Recognize the psychotic symptoms of dementia
Many of the 50 million people living with dementia also have psychosis. You may hear doctors use the term “psychotic episodes”. A person is struggling to determine what is real and what is not.
It can include the following:
- The false belief that the caregiver is trying to harm you
- Emphasize that someone in their room, a long-dead sibling or friend, or even a celebrity, is not there
Experts say that often the signs of dementia-related psychosis have not been detected and treated for a long time. This can have a profound effect on the health of the person with dementia as well as the well-being of their families and other carers.
“If someone has dementia, the doctor or family may not take some things seriously [person is] say, and don’t acknowledge that it’s a false disbelief or hallucination, and they think it’s a problem with cognition, ”says Gary Small, MD, director of the UCLA Longevity Center.
“People tend to assume that dementia is just a cognitive disease. But it’s clear that it affects behavior and all aspects of the patient’s and family’s life.”
Know your requirements
Psychosis is a broad term. There are two main terms in its definition:
- Hallucinations (seeing or hearing things that others do not see)
- Illusions (false beliefs)
Part of the dementia-related psychosis is sometimes difficult to understand.
“Oh my God, it’s very misunderstood,” says Zahinoor Ismail, principal investigator at the Ron and Rene Ward Center for Healthy Brain Aging Research at Cumming Medical School in Calgary. “People have all sorts of prejudices about what those terms mean. They use variables.
“There’s a stigma around that, because they relate to schizophrenia or major mental health problems that happened earlier in life. It’s often an area where explanations are really required: what are the definitions? What do we mean?”
What to see
It seems pretty clear that if a person with dementia says they have come to visit a deceased spouse or that people in a nursing home are conspiring to poison food, it is a sign that something is going on and the person’s care team needs to know about it. But sometimes people with psychotic symptoms do not receive much of this information. Caregivers can also keep things like this to themselves.
“I would tell people, I tell people … they may feel fear or embarrassment or stigma around these symptoms: Please don’t,” Ismail says. “It doesn’t reflect on a loved one with dementia, it doesn’t reflect on you. These are symptoms of a changing brain. It doesn’t mean you’re a bad person, it doesn’t mean you’re ‘crazy.’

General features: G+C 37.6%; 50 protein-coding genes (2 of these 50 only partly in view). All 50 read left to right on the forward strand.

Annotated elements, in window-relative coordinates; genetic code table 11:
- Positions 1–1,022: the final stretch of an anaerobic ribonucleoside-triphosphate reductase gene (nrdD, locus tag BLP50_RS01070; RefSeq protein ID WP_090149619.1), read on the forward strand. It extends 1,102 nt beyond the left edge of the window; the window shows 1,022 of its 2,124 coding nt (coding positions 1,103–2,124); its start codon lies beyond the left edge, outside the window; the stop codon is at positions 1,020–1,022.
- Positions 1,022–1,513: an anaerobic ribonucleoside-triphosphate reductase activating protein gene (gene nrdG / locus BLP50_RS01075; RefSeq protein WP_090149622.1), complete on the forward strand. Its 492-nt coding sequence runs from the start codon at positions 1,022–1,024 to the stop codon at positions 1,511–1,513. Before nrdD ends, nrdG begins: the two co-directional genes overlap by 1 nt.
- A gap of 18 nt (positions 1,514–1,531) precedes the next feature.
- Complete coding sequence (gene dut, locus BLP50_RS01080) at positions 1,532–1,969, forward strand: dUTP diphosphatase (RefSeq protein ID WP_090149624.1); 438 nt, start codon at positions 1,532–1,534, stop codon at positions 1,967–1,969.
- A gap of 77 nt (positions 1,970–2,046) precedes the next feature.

“Just as the brain is changing and causing it to forget, the brain is changing and maybe making them believe things that aren’t real.”
While some people may not be willing to be honest with hallucinations or deceptions, some doctors or professional caregivers may not have the time, experience, or experience to dive into symptoms to find out if they are a sign of psychosis or something else. Combined with the many symptoms of dementia, the diagnosis is not always clear.
“[These signs] it rarely happens in isolation, “says Ismail.” You may have psychotic symptoms with agitation, you may have agitation with psychotic symptoms. One could be the main one. For some, like [dementia] it moves forward, they can get it all. “
Experts say that to find out if someone may have dementia-related psychosis, first ask yourself questions, such as:
- How does a person with dementia feel?
- Has anything changed recently?
- What, if anything, is it that worries or disturbs the person?
- Has the person seen or heard things that are not real, or has the person acted in a way that may suggest that they have deceptions or hallucinations?
If the answer is “yes” to the latter, the doctor will try to rule out any medical condition that may cause deception or hallucinations. Uterine infections, for example, can cause hallucinations. Severe depression can come with auditory hallucinations.
“The key is, maybe the patients themselves won’t tell you anything is wrong. But if the caretaker, or caring partner or caregiver, asks you about changes, something unusual, or something else, they’ll give you the information,” says George Grossberg, MD, Psychiatry at Saint Louis University School of Medicine. and the director of geriatric psychiatry in the Department of Behavioral Neuroscience.
“If you ask the right question and give it the right time, it’s not difficult.”